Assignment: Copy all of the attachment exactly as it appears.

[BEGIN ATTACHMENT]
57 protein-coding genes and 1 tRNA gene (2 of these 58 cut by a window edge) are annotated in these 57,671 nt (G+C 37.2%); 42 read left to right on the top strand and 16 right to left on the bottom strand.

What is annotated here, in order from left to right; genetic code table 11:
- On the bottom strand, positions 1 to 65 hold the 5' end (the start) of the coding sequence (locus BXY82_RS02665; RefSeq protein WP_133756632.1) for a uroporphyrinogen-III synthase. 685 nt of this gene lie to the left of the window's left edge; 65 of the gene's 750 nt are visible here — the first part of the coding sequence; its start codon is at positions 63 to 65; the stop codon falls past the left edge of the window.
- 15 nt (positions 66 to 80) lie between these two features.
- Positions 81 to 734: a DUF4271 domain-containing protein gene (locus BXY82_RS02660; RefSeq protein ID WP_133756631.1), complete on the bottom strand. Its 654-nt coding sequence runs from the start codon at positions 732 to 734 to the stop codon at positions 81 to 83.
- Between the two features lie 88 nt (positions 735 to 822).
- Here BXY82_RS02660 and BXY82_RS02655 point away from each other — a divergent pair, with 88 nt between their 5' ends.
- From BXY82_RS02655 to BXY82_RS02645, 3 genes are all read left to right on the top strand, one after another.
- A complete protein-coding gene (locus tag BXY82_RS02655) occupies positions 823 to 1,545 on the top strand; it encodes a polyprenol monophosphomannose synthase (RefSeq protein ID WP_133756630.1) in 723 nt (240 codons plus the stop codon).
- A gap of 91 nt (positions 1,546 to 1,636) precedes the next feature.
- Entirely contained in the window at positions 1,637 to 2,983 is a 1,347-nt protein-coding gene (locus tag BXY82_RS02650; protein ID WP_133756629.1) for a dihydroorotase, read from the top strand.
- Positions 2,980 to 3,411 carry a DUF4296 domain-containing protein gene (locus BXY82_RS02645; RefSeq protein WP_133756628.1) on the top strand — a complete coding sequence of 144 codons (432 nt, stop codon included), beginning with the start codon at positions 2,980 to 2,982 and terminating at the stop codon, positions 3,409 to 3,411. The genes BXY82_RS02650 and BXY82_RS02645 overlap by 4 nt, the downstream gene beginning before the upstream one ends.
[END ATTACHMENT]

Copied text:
57 protein-coding genes and 1 tRNA gene (2 of these 58 cut by a window edge) are annotated in these 57,671 nt (G+C 37.2%); 42 read left to right on the top strand and 16 right to left on the bottom strand.

What is annotated here, in order from left to right; genetic code table 11:
- On the bottom strand, positions 1 to 65 hold the 5' end (the start) of the coding sequence (locus BXY82_RS02665; RefSeq protein WP_133756632.1) for a uroporphyrinogen-III synthase. 685 nt of this gene lie to the left of the window's left edge; 65 of the gene's 750 nt are visible here — the first part of the coding sequence; its start codon is at positions 63 to 65; the stop codon falls past the left edge of the window.
- 15 nt (positions 66 to 80) lie between these two features.
- Positions 81 to 734: a DUF4271 domain-containing protein gene (locus BXY82_RS02660; RefSeq protein ID WP_133756631.1), complete on the bottom strand. Its 654-nt coding sequence runs from the start codon at positions 732 to 734 to the stop codon at positions 81 to 83.
- Between the two features lie 88 nt (positions 735 to 822).
- Here BXY82_RS02660 and BXY82_RS02655 point away from each other — a divergent pair, with 88 nt between their 5' ends.
- From BXY82_RS02655 to BXY82_RS02645, 3 genes are all read left to right on the top strand, one after another.
- A complete protein-coding gene (locus tag BXY82_RS02655) occupies positions 823 to 1,545 on the top strand; it encodes a polyprenol monophosphomannose synthase (RefSeq protein ID WP_133756630.1) in 723 nt (240 codons plus the stop codon).
- A gap of 91 nt (positions 1,546 to 1,636) precedes the next feature.
- Entirely contained in the window at positions 1,637 to 2,983 is a 1,347-nt protein-coding gene (locus tag BXY82_RS02650; protein ID WP_133756629.1) for a dihydroorotase, read from the top strand.
- Positions 2,980 to 3,411 carry a DUF4296 domain-containing protein gene (locus BXY82_RS02645; RefSeq protein WP_133756628.1) on the top strand — a complete coding sequence of 144 codons (432 nt, stop codon included), beginning with the start codon at positions 2,980 to 2,982 and terminating at the stop codon, positions 3,409 to 3,411. The genes BXY82_RS02650 and BXY82_RS02645 overlap by 4 nt, the downstream gene beginning before the upstream one ends.